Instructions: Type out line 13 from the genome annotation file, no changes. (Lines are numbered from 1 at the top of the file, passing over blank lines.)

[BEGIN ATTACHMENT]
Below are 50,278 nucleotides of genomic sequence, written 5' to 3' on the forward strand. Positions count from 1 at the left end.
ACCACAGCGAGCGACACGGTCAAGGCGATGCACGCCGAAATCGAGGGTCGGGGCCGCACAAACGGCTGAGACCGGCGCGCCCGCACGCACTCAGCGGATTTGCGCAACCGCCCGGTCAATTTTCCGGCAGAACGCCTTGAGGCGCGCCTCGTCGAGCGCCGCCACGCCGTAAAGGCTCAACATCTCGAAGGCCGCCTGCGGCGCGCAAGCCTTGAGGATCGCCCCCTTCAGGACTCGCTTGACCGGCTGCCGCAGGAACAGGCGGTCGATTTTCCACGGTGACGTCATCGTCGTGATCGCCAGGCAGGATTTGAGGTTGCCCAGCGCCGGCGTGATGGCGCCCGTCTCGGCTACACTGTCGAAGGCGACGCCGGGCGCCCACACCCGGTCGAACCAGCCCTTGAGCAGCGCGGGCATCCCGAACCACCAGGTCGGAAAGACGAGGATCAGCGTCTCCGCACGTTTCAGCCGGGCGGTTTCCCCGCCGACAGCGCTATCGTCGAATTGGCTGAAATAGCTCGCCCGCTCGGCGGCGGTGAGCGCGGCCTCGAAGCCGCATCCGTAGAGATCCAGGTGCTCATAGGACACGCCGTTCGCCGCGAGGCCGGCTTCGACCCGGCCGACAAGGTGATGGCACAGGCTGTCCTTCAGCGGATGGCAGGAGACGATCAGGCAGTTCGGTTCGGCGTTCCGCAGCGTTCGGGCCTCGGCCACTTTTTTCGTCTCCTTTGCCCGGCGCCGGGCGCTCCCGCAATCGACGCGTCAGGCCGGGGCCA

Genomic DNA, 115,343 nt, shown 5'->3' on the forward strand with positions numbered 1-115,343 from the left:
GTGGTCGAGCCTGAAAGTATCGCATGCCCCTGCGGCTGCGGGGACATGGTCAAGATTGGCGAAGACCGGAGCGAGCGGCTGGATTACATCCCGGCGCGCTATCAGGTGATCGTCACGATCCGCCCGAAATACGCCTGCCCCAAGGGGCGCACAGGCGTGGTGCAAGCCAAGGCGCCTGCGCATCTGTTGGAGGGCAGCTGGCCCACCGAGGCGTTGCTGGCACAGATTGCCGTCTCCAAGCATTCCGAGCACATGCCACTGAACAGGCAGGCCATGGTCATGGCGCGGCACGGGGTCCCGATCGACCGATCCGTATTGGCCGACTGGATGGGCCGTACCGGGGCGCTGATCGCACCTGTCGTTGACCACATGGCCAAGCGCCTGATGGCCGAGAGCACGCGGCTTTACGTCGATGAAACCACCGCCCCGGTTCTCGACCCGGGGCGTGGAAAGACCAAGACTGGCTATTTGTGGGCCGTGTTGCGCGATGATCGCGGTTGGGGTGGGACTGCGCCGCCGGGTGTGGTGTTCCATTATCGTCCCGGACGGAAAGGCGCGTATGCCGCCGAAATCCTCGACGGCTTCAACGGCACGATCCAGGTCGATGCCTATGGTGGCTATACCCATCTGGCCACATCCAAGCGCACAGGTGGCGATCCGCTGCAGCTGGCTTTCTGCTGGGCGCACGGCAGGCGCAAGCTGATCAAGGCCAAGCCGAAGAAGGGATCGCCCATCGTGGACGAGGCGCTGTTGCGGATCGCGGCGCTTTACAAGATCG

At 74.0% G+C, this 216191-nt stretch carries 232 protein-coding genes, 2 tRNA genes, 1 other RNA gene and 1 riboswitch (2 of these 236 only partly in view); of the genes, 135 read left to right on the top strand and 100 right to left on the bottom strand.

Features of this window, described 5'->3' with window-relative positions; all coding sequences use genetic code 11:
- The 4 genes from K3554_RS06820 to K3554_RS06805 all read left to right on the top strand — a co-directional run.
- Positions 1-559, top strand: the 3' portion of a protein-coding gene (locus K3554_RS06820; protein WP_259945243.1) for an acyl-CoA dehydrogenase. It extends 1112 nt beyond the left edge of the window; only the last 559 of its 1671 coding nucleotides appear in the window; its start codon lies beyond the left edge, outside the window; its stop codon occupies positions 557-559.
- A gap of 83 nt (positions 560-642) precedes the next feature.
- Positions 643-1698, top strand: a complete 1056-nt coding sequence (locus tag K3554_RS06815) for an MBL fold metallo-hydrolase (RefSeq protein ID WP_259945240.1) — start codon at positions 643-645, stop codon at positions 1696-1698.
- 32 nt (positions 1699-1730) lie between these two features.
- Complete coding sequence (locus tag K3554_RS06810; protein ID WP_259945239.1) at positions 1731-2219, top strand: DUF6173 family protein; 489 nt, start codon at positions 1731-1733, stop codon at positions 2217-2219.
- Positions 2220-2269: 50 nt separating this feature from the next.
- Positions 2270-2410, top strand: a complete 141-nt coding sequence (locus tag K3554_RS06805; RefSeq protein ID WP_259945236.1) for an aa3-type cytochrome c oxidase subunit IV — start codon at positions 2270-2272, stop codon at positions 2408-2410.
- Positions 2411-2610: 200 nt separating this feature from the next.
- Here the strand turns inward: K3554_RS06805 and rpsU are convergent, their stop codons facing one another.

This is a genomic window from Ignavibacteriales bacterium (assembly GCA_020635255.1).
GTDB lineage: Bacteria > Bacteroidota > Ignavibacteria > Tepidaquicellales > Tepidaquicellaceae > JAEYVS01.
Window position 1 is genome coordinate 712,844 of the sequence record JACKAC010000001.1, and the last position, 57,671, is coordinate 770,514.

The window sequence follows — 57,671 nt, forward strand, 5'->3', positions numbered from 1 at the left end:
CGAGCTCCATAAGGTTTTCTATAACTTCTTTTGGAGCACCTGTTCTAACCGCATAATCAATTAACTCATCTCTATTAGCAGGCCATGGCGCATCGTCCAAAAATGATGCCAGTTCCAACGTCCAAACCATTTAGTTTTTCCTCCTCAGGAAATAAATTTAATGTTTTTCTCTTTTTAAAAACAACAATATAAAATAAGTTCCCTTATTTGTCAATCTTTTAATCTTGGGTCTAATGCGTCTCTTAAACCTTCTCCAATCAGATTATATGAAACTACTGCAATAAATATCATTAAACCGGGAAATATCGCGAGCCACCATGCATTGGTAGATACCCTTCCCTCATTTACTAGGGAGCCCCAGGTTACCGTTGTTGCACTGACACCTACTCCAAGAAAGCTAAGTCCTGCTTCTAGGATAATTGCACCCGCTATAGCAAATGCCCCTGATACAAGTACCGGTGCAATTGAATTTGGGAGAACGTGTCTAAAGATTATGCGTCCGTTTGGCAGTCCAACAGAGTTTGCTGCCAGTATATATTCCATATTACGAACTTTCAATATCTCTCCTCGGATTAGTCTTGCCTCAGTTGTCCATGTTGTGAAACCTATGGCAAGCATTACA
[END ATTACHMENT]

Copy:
- Positions 2220-2269: 50 nt separating this feature from the next.